Students are required to do three internships during their four undergraduate years. Freshman and sophomore internships are spread out over the semester so students are able to go to work and go to school. The senior internship is a full-time, four-day-a-week internship and on the fifth day they’re in class doing their final capstone project. Many of LIM’s courses are online. It offers fully online courses and hybrid programs. The school doesn’t offer a full degree online, but that might happen in the future. It could start with the graduate side, Marcuse said.
LIM College has a robust CEO Speaker Series featuring such industry heavyweights as Michael Gould, former chief executive officer of Bloomingdale’s; Bud Konheim, ceo of Nicole Miller; Graziano de Boni, ceo of Giorgio Armani Corp.; Rick Helfenbein, president of Luen Thai USA, and Glenn McMahon, ceo and president of Tamara Mellon. The CEO Speaker Series is intended for the graduate students and is also open to fashion scholars, which are a group of undergraduates who take a more rigorous course of instruction during their four years. They have higher SAT scores, have taken more AP courses and are looking for a more challenging program. There are 57 fashion scholars projected for the 2014-2015 school year.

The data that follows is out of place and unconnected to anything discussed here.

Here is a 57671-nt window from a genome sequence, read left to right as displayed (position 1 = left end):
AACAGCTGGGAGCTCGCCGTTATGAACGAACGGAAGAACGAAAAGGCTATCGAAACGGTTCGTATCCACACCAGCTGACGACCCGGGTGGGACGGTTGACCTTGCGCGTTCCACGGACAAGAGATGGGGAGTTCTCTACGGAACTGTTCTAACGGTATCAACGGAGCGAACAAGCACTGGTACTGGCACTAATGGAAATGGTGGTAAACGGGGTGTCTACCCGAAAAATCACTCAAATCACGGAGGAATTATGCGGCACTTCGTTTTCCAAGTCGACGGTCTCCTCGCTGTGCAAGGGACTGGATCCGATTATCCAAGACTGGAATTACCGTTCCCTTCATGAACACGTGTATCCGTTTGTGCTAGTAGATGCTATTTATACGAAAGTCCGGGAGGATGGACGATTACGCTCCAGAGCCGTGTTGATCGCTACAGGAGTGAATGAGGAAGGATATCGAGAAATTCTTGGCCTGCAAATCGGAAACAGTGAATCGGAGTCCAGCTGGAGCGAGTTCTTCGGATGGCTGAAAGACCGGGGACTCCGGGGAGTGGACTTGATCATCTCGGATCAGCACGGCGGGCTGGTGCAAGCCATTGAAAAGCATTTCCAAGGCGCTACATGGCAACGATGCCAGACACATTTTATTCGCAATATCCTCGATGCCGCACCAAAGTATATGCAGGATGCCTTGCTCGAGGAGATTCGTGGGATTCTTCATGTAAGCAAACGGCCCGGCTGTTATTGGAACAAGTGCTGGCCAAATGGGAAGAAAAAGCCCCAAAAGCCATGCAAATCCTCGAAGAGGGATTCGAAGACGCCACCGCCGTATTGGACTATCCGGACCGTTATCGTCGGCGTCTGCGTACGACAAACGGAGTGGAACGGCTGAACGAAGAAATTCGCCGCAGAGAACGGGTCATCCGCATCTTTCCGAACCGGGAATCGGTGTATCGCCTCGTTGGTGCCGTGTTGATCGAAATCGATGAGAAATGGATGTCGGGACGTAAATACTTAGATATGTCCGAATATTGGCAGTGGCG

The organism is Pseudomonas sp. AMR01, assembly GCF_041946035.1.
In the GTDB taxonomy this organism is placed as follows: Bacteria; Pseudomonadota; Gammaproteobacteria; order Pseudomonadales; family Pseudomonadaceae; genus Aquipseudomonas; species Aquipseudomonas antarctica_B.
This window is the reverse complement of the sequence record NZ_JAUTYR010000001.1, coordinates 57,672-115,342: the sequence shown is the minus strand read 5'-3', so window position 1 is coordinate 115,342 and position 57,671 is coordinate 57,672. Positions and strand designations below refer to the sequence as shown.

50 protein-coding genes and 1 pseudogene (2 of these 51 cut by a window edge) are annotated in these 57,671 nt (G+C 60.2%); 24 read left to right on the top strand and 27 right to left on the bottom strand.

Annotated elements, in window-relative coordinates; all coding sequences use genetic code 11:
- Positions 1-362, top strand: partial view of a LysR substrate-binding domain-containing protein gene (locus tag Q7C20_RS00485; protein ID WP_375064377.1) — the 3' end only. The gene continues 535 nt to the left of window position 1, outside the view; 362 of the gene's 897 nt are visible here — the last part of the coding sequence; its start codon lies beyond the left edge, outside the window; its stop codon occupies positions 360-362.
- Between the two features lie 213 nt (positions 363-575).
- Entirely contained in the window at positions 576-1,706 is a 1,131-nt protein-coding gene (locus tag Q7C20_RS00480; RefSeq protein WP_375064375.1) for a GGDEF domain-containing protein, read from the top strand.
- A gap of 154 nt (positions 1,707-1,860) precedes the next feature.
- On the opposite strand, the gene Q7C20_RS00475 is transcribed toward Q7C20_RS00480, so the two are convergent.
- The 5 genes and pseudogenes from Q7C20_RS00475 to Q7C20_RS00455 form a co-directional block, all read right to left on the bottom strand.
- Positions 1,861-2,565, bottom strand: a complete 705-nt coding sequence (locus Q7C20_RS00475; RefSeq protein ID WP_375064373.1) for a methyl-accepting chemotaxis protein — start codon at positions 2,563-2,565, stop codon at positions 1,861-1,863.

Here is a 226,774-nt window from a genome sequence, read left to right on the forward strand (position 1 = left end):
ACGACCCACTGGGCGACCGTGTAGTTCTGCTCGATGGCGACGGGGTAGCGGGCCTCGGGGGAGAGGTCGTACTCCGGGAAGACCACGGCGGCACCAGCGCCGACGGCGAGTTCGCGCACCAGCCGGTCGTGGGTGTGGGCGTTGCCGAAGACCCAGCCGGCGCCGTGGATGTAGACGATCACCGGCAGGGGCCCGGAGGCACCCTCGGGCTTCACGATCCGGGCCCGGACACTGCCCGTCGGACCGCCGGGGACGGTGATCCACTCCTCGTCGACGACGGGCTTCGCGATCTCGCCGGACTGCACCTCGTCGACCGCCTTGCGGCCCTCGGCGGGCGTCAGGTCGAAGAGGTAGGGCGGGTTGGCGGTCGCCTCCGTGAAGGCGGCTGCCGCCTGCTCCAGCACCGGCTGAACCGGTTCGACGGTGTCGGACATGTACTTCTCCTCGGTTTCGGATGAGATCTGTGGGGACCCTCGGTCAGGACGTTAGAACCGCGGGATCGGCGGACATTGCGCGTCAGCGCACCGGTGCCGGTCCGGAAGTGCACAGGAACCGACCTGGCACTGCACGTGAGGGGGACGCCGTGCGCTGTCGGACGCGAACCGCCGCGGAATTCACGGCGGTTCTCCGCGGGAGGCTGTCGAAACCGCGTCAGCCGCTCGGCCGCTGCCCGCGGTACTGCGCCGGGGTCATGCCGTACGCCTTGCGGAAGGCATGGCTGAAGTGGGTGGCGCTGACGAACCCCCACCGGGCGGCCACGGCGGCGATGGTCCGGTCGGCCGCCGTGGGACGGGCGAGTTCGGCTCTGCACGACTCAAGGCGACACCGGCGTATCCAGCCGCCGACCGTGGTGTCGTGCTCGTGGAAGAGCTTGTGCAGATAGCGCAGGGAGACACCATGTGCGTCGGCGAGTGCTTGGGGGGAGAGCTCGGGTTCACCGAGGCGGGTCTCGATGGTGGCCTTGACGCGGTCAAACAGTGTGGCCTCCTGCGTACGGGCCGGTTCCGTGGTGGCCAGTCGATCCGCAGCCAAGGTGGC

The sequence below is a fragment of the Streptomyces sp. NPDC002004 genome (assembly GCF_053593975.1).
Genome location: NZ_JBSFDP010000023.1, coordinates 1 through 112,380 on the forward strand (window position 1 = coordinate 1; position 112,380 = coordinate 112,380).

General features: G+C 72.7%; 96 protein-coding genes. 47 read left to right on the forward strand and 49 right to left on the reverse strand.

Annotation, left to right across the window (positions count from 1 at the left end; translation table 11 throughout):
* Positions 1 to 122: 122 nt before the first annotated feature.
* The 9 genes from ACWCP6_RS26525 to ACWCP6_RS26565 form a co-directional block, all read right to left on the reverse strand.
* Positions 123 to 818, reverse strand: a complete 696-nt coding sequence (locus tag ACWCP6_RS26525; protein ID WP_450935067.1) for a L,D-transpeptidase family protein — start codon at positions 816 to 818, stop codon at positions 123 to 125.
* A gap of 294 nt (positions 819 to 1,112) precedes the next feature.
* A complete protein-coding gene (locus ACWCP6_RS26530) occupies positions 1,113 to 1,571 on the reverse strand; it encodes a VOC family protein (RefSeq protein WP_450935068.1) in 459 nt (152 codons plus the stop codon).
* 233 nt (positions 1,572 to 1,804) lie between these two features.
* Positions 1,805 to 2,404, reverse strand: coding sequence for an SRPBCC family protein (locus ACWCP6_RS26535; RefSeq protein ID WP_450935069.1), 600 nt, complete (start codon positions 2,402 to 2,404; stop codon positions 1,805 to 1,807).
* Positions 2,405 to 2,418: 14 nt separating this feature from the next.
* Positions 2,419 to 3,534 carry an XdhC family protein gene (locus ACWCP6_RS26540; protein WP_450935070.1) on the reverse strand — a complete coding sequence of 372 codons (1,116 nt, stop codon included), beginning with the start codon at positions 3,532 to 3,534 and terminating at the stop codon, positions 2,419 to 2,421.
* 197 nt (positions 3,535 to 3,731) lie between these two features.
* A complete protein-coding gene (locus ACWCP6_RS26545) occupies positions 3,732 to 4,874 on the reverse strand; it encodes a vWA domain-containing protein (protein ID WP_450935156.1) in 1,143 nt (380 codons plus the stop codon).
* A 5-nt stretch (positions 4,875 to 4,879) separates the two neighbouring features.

LIM also offers an array of speakers and field trips for all undergraduates.
Despite all these strides, the president’s job is not without its challenges.